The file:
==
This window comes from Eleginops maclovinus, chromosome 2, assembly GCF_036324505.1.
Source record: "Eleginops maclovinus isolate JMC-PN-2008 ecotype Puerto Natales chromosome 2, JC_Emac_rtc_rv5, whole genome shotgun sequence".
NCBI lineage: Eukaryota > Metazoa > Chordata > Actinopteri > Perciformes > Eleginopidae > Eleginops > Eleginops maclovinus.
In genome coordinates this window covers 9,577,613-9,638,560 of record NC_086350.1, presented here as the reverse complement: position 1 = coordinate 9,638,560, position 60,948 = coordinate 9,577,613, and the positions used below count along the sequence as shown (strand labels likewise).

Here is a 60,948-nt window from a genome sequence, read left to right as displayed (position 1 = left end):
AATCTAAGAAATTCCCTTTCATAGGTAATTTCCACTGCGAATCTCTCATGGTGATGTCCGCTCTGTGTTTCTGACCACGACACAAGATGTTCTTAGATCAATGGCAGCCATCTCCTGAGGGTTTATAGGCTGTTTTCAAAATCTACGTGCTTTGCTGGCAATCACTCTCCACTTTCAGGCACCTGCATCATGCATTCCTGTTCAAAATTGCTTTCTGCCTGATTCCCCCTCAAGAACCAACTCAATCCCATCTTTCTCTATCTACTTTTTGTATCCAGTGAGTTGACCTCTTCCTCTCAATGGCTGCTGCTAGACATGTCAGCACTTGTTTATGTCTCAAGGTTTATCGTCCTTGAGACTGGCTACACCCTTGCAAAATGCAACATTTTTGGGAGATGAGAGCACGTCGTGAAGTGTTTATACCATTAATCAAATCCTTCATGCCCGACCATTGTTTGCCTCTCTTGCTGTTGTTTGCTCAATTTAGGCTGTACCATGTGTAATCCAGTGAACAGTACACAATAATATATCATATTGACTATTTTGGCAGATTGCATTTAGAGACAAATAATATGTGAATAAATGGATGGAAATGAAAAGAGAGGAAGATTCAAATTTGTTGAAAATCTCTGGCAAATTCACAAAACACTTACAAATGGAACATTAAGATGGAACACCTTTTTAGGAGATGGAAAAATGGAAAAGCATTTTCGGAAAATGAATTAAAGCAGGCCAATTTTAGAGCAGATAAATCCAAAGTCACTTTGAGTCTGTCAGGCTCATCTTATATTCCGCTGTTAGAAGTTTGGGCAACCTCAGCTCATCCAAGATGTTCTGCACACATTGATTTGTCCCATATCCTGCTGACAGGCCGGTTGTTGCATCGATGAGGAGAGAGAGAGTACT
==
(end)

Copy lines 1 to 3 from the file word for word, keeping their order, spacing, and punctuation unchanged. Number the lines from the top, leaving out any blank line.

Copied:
This window comes from Eleginops maclovinus, chromosome 2, assembly GCF_036324505.1.
Source record: "Eleginops maclovinus isolate JMC-PN-2008 ecotype Puerto Natales chromosome 2, JC_Emac_rtc_rv5, whole genome shotgun sequence".
NCBI lineage: Eukaryota > Metazoa > Chordata > Actinopteri > Perciformes > Eleginopidae > Eleginops > Eleginops maclovinus.